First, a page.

Neighbouring farmers held a farm sale today or roup as it is known.
All machinery, tools, odds and ends are sold and whilst it was a good turnout, I spoke to the lady who was the outgoing farmer about how she felt. She found it very difficult to see items which were part of her everyday life held up and scrutinised then flogged off to the highest bidder; a small collection of belongings which took a lifetime to collect, gone in two hours.
We will miss this family and miss seeing them when they were gathering hay, out lambing in all weathers, a wave from a tractor...
My father used to lend a hand on this farm (he and the farmer were cousins) and have a lovely photograph from the 1950s of dad and his sisters plus the farmer and his siblings all waving cheerfully from an old car. Dad said they had all gone out to help with the harvest and everyone looked tanned and happy, the farmer relieved that the work was done and for family celebration to begin.
It is the end of an era, another tenant farmer gone and many of us talked about how we felt.
The roup is one of those rare occasions where you meet people you have not seen for a long time, years sometimes so there is a lot of news to catch up on.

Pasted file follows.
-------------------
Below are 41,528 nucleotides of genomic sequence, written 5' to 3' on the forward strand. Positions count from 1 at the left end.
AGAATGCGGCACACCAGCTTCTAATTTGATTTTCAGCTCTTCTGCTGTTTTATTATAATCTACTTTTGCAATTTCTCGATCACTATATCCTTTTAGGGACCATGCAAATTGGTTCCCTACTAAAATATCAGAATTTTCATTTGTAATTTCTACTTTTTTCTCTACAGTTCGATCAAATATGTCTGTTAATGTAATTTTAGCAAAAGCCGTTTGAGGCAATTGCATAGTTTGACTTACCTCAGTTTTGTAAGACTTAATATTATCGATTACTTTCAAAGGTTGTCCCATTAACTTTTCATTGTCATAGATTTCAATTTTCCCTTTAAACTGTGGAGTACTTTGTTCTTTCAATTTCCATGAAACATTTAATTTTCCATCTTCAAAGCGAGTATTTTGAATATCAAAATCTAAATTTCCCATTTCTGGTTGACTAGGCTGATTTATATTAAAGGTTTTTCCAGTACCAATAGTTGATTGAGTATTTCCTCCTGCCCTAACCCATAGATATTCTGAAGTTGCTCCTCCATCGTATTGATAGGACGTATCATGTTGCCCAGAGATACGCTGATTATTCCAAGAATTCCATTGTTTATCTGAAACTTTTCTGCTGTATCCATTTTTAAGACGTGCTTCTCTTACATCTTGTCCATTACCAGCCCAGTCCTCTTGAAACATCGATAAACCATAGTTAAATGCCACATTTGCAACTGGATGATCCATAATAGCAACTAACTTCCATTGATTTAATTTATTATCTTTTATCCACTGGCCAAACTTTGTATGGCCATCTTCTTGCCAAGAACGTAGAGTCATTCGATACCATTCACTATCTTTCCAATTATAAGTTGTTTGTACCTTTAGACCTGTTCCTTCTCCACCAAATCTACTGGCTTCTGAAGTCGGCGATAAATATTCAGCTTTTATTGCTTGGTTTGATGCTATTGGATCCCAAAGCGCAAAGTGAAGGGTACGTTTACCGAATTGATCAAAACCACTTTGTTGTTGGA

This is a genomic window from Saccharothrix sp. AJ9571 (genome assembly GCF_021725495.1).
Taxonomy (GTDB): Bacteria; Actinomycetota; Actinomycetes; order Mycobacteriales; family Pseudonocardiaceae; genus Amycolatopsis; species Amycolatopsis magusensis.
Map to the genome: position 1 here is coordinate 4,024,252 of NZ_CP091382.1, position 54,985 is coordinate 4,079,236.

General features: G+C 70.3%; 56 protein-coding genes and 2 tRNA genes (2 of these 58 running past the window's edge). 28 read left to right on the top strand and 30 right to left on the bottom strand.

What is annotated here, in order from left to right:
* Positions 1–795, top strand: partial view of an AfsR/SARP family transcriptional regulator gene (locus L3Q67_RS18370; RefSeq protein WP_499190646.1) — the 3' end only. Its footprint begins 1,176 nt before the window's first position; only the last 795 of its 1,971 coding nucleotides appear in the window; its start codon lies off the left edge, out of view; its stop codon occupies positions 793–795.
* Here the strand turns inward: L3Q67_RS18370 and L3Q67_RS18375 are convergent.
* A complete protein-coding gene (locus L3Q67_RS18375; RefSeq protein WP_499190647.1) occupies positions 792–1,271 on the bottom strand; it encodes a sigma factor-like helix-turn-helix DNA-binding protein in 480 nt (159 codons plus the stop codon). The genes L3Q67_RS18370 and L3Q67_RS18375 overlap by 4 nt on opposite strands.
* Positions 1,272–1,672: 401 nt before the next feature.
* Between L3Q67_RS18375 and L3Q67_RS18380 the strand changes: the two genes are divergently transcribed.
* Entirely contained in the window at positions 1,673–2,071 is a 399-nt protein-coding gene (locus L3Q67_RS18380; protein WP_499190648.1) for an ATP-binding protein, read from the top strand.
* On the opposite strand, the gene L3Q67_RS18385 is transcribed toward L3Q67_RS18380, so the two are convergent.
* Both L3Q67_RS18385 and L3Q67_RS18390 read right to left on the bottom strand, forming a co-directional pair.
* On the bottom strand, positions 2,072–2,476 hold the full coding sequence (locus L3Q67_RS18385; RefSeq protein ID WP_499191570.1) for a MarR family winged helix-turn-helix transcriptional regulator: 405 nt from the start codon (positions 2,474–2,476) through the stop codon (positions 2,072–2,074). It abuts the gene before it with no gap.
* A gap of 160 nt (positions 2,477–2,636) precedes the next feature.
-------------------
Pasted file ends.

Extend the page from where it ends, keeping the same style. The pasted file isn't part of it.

We had a few comments like "Oh my goodness, is that the baby!" to our strapping four year old and how Rosie had changed from a shy little girl to a beautiful young woman.
Now, roups at farms bring lots of cars, 4x4s, trailers and even the odd tractor and trailer. It churns the fields up something terrible and becomes a sea of mud where people try to jump out of the way of cars trying to leave the field, skidding sideways, spraying great fountains of mud everywhere.
We headed home with spares for the combine plus a huge chain and The Farmer thought he would have a quick look to check our cattle as we were passing.
We were left horrified.
While we were at the roup, a shoot had taken place in the field where the cattle were. We were given no indication that this would happen as we would have moved the cattle to a different field. Their pasture churned up by the treads of many 4x4s and ruined.
The field had all the fences completely renewed last month, new gates and posts added.
So where are the fifteen cattle which were grazing there this morning?
We will look for them first light tomorrow morning but my guess is that they have been scared off by the guns.
Would it be unreasonable to attach the big chain we bought at the roup to the gates?
To keep the cattle in, of course.....